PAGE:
For example,

`symmetric_matrix_rank_k_update(A, C, upper_triangle)`

will compute*C*=*A**A*^{T}instead of*C*:=*C*+*A**A*^{T}.Change

`C`

from ato a`possibly-packed-inout-matrix`

.`possibly-packed-out-matrix`

Items (2) and (3) are breaking changes to the current Working Draft.
This needs to be so that we can provide the overwriting behavior *C* := *α**A**A*^{T}
or *C* := *α**A**A*^{H}
that the corresponding BLAS routines already provide. Thus, we must
finish this before finalization of C++26.

Both sets of overloads still only write to the specified triangle
(lower or upper) of the output matrix `C`

. As a result, the
new updating overloads only read from that triangle of the input matrix
`E`

. Therefore, even though `E`

may be a different
matrix than `C`

, the updating overloads do not need an
additional `Triangle t_E`

parameter for `E`

. The
`symmetric_*`

functions interpret `E`

as symmetric
in the same way that they interpret `C`

as symmetric, and the
`hermitian_*`

functions interpret `E`

as Hermitian
in the same way that they interpret `C`

as Hermitian.
Nevertheless, we do need new wording to explain how the functions may
interpret and access `E`

.

Rank-1 and rank-2 updates currently unconditionally update and do not take a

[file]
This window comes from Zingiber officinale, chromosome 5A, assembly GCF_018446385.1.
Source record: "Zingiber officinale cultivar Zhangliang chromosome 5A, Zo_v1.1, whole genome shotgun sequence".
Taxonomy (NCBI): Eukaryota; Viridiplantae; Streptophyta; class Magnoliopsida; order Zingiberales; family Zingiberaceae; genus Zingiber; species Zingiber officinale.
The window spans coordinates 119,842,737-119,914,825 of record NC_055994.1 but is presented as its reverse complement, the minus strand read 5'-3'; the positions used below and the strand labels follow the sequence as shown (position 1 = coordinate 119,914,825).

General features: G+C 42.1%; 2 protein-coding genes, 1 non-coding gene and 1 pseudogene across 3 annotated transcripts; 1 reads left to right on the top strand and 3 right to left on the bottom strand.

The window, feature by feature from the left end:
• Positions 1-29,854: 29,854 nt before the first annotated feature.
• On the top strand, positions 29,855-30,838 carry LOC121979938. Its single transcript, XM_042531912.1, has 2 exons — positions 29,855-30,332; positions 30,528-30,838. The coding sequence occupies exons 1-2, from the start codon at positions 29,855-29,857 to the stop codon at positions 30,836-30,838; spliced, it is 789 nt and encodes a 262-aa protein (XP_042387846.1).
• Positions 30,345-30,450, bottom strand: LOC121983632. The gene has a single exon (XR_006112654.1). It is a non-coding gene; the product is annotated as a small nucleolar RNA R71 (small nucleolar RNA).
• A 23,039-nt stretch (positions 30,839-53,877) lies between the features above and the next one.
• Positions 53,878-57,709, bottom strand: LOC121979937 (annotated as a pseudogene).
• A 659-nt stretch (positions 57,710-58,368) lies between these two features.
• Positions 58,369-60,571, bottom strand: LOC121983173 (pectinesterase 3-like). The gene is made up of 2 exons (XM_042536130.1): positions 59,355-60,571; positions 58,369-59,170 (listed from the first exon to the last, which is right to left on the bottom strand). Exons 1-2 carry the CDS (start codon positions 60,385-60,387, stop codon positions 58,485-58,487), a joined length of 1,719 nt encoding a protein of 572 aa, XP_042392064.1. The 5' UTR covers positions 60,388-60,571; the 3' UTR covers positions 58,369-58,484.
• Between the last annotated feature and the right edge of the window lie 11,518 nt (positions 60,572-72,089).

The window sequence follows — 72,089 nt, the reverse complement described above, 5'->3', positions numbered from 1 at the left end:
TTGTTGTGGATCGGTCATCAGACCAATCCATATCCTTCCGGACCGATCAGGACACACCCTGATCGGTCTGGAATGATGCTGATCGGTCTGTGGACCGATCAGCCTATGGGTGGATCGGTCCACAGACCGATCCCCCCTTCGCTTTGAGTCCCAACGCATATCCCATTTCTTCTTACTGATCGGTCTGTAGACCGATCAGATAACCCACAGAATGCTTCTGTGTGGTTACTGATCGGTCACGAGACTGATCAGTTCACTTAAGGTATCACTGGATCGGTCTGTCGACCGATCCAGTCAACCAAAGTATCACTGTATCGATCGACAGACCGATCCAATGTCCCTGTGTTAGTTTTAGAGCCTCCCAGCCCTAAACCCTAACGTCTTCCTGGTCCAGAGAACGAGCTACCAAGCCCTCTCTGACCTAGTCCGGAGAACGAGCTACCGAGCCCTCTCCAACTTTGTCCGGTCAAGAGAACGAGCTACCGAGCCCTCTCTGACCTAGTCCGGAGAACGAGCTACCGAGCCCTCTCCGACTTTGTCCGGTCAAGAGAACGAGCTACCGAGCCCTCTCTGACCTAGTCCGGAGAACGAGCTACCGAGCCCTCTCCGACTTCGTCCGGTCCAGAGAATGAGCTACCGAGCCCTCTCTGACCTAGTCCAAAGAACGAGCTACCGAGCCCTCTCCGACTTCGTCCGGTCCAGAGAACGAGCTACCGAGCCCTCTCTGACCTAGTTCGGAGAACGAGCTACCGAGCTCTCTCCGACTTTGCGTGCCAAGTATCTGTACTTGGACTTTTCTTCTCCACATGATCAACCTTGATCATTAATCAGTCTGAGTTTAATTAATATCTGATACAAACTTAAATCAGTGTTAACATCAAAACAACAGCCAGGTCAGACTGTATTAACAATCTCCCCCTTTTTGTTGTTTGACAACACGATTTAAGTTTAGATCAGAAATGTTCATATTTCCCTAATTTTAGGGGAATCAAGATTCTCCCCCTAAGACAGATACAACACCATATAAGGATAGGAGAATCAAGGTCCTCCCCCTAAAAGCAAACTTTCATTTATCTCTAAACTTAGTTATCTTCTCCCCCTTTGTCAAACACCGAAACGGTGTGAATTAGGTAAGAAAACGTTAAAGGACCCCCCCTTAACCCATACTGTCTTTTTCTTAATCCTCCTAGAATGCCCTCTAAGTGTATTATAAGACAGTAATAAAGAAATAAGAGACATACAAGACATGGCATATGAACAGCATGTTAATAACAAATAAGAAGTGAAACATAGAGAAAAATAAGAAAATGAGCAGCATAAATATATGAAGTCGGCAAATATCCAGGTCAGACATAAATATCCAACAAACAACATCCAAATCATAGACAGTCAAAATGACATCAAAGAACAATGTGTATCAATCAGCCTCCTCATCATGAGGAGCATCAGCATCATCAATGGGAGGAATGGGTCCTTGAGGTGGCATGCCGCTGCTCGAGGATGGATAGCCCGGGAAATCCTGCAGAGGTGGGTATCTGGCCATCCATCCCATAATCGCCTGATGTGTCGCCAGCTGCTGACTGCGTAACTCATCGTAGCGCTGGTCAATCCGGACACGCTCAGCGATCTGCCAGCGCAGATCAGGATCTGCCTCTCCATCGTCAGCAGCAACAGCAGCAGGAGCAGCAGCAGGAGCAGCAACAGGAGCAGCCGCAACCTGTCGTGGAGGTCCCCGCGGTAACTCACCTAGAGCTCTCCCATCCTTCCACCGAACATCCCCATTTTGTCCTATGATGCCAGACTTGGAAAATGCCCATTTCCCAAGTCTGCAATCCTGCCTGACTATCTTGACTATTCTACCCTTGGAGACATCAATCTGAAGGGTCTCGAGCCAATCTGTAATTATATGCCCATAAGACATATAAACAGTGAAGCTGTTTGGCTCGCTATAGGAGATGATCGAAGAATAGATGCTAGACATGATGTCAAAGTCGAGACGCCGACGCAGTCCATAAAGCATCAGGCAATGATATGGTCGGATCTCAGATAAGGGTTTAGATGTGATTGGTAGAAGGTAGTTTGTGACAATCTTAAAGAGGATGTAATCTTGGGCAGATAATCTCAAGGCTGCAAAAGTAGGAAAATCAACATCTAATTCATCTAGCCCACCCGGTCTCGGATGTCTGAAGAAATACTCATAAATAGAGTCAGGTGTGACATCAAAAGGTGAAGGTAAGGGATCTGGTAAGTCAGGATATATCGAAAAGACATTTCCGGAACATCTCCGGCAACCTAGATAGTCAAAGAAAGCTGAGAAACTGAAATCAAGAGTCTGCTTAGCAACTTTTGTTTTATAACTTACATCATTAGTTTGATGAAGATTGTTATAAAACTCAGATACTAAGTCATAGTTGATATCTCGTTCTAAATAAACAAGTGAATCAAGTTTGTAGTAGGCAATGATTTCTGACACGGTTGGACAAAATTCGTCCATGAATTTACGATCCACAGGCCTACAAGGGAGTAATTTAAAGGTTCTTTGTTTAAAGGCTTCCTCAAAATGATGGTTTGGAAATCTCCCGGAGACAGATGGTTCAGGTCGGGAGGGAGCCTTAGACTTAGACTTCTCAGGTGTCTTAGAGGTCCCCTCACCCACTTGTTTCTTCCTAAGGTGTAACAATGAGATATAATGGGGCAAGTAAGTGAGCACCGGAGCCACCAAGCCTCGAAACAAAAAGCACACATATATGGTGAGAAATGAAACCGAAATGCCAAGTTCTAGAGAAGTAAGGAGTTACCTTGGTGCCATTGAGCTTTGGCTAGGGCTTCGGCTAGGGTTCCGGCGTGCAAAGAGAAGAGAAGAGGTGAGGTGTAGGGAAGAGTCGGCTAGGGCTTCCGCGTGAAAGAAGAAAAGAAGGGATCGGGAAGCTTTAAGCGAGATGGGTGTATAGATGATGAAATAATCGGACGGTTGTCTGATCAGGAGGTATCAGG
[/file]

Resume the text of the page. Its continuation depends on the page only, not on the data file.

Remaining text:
*β*scaling factor.We propose making all the rank-1 and rank-2 update functions consistent with the proposed change to the rank-k and rank-2k updates. This means both changing the meaning of the current overloads to be overwriting, and adding new overloads that are updating. This includes general (nonsymmetric), symmetric, and Hermitian rank-1 update functions, as well as symmetric and Hermitian rank-2 update functions.

As a result, the exposition-only concept

is no longer needed. We propose removing it.`possibly-packed-inout-matrix`

The rank-k and rank-2k update functions have the following rank-1 and
rank-2 analogs, where *A*
denotes a symmetric or Hermitian matrix (depending on the function’s
name) and *x* and *y* denote vectors.

`symmetric_matrix_rank_1_update`

: computes*A*:=*A*+*α**x**x*^{T}`hermetian_matrix_rank_1_update`

: computes*A*:=*A*+*α**x**x*^{H}`symmetric_matrix_rank_2_update`

: computes*A*:=*A*+*α**x**y*^{T}+*α**y**x*^{T}`hermitian_matrix_rank_2_update`

: computes*A*:=*A*+*α**x**y*^{H}+*ᾱ**x**y*^{H}

These functions *unconditionally* update the matrix *A*. They do not have an overwriting
option. In this, they follow the “general” (not necessarily symmetric or
Hermitian) rank-1 update functions.

`matrix_rank_1_update`

: computes*A*:=*A*+*x**y*^{T}`matrix_rank_1_update_c`

: computes*A*:=*A*+*x**y*^{H}

These six rank-1 and rank-2 update functions map to BLAS routines as follows.

`matrix_rank_1_update`

:`xGER`

`matrix_rank_1_update`

:`xGERC`

`symmetric_matrix_rank_1_update`

:`xSYR`

,`xSPR`

`hermitian_matrix_rank_1_update`

:`xHER`

,`xHPR`

`hermitian_matrix_rank_1_update`

:`xSYR2`

,`xSPR2`

`hermitian_matrix_rank_1_update`

:`xHER2`

,`xHPR2`

The Reference BLAS and the BLAS Standard (see Chapter 2, pp. 64 - 68)
differ here. The Reference BLAS and the original 1988 BLAS 2 paper
specify all of the rank-1 and rank-2 update routines listed above as